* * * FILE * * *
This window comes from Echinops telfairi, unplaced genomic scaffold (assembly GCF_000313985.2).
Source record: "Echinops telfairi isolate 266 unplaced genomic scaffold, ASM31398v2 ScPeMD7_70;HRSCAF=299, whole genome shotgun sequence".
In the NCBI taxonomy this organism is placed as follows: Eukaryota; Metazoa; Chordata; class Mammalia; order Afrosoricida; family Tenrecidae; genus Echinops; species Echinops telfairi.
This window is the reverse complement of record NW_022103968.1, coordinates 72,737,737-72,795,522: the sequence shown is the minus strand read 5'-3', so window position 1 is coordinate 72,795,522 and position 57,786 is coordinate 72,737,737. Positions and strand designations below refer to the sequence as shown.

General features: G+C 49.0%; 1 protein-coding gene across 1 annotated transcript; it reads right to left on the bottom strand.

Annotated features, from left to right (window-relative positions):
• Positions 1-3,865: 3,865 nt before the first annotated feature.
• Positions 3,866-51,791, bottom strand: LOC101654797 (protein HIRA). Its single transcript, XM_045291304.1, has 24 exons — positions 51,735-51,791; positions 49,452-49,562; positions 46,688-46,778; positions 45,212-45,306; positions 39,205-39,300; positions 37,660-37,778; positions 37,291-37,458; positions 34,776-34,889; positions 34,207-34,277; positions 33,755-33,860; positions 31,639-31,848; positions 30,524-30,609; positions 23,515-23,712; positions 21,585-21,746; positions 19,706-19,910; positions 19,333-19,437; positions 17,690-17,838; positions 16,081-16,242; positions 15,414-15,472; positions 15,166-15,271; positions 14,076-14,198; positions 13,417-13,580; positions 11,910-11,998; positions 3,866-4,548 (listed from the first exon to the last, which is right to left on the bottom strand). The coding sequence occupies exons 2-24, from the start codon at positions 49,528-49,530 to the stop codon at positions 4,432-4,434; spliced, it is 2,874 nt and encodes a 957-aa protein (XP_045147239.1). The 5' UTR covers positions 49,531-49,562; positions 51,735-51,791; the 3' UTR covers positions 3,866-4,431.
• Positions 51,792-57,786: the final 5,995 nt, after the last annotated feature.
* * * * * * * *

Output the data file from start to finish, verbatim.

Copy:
This window comes from Echinops telfairi, unplaced genomic scaffold (assembly GCF_000313985.2).
Source record: "Echinops telfairi isolate 266 unplaced genomic scaffold, ASM31398v2 ScPeMD7_70;HRSCAF=299, whole genome shotgun sequence".
In the NCBI taxonomy this organism is placed as follows: Eukaryota; Metazoa; Chordata; class Mammalia; order Afrosoricida; family Tenrecidae; genus Echinops; species Echinops telfairi.
This window is the reverse complement of record NW_022103968.1, coordinates 72,737,737-72,795,522: the sequence shown is the minus strand read 5'-3', so window position 1 is coordinate 72,795,522 and position 57,786 is coordinate 72,737,737. Positions and strand designations below refer to the sequence as shown.

General features: G+C 49.0%; 1 protein-coding gene across 1 annotated transcript; it reads right to left on the bottom strand.

Annotated features, from left to right (window-relative positions):
• Positions 1-3,865: 3,865 nt before the first annotated feature.
• Positions 3,866-51,791, bottom strand: LOC101654797 (protein HIRA). Its single transcript, XM_045291304.1, has 24 exons — positions 51,735-51,791; positions 49,452-49,562; positions 46,688-46,778; positions 45,212-45,306; positions 39,205-39,300; positions 37,660-37,778; positions 37,291-37,458; positions 34,776-34,889; positions 34,207-34,277; positions 33,755-33,860; positions 31,639-31,848; positions 30,524-30,609; positions 23,515-23,712; positions 21,585-21,746; positions 19,706-19,910; positions 19,333-19,437; positions 17,690-17,838; positions 16,081-16,242; positions 15,414-15,472; positions 15,166-15,271; positions 14,076-14,198; positions 13,417-13,580; positions 11,910-11,998; positions 3,866-4,548 (listed from the first exon to the last, which is right to left on the bottom strand). The coding sequence occupies exons 2-24, from the start codon at positions 49,528-49,530 to the stop codon at positions 4,432-4,434; spliced, it is 2,874 nt and encodes a 957-aa protein (XP_045147239.1). The 5' UTR covers positions 49,531-49,562; positions 51,735-51,791; the 3' UTR covers positions 3,866-4,431.
• Positions 51,792-57,786: the final 5,995 nt, after the last annotated feature.